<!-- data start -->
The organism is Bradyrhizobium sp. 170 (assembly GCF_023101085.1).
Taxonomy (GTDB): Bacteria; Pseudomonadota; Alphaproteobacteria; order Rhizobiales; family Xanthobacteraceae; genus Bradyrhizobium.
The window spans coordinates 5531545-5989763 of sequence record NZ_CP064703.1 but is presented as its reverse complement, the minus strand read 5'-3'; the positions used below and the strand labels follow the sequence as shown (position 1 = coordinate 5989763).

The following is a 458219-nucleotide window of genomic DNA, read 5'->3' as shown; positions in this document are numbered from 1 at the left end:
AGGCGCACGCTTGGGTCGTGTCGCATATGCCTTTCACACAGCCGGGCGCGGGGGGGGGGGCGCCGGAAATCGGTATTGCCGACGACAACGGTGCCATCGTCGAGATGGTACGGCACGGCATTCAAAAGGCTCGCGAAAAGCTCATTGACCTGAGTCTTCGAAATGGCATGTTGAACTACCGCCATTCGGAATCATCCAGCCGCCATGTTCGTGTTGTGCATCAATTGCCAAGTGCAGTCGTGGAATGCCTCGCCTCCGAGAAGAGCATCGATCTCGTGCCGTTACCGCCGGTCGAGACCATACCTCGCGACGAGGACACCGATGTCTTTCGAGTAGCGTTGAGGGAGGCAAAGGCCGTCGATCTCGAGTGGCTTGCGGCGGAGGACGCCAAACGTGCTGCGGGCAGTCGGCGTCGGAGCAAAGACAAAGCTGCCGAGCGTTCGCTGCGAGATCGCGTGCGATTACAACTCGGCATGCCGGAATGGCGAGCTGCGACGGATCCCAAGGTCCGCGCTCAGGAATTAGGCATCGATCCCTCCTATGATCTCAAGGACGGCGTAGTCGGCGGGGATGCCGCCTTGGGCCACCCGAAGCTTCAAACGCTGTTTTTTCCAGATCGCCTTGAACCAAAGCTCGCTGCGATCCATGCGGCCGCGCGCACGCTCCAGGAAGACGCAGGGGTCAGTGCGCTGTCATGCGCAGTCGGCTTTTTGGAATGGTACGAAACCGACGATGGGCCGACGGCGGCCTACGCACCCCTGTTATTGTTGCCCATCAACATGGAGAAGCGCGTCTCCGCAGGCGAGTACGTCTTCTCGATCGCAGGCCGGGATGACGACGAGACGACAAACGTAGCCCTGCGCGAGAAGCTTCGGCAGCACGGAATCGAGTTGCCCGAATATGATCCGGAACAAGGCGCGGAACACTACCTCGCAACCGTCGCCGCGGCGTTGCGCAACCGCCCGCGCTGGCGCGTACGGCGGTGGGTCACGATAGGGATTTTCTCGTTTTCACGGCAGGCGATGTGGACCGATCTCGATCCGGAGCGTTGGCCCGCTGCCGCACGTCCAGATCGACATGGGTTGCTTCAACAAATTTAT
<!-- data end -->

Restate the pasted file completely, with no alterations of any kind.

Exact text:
The organism is Bradyrhizobium sp. 170 (assembly GCF_023101085.1).
Taxonomy (GTDB): Bacteria; Pseudomonadota; Alphaproteobacteria; order Rhizobiales; family Xanthobacteraceae; genus Bradyrhizobium.
The window spans coordinates 5531545-5989763 of sequence record NZ_CP064703.1 but is presented as its reverse complement, the minus strand read 5'-3'; the positions used below and the strand labels follow the sequence as shown (position 1 = coordinate 5989763).

The following is a 458219-nucleotide window of genomic DNA, read 5'->3' as shown; positions in this document are numbered from 1 at the left end:
AGGCGCACGCTTGGGTCGTGTCGCATATGCCTTTCACACAGCCGGGCGCGGGGGGGGGGGCGCCGGAAATCGGTATTGCCGACGACAACGGTGCCATCGTCGAGATGGTACGGCACGGCATTCAAAAGGCTCGCGAAAAGCTCATTGACCTGAGTCTTCGAAATGGCATGTTGAACTACCGCCATTCGGAATCATCCAGCCGCCATGTTCGTGTTGTGCATCAATTGCCAAGTGCAGTCGTGGAATGCCTCGCCTCCGAGAAGAGCATCGATCTCGTGCCGTTACCGCCGGTCGAGACCATACCTCGCGACGAGGACACCGATGTCTTTCGAGTAGCGTTGAGGGAGGCAAAGGCCGTCGATCTCGAGTGGCTTGCGGCGGAGGACGCCAAACGTGCTGCGGGCAGTCGGCGTCGGAGCAAAGACAAAGCTGCCGAGCGTTCGCTGCGAGATCGCGTGCGATTACAACTCGGCATGCCGGAATGGCGAGCTGCGACGGATCCCAAGGTCCGCGCTCAGGAATTAGGCATCGATCCCTCCTATGATCTCAAGGACGGCGTAGTCGGCGGGGATGCCGCCTTGGGCCACCCGAAGCTTCAAACGCTGTTTTTTCCAGATCGCCTTGAACCAAAGCTCGCTGCGATCCATGCGGCCGCGCGCACGCTCCAGGAAGACGCAGGGGTCAGTGCGCTGTCATGCGCAGTCGGCTTTTTGGAATGGTACGAAACCGACGATGGGCCGACGGCGGCCTACGCACCCCTGTTATTGTTGCCCATCAACATGGAGAAGCGCGTCTCCGCAGGCGAGTACGTCTTCTCGATCGCAGGCCGGGATGACGACGAGACGACAAACGTAGCCCTGCGCGAGAAGCTTCGGCAGCACGGAATCGAGTTGCCCGAATATGATCCGGAACAAGGCGCGGAACACTACCTCGCAACCGTCGCCGCGGCGTTGCGCAACCGCCCGCGCTGGCGCGTACGGCGGTGGGTCACGATAGGGATTTTCTCGTTTTCACGGCAGGCGATGTGGACCGATCTCGATCCGGAGCGTTGGCCCGCTGCCGCACGTCCAGATCGACATGGGTTGCTTCAACAAATTTAT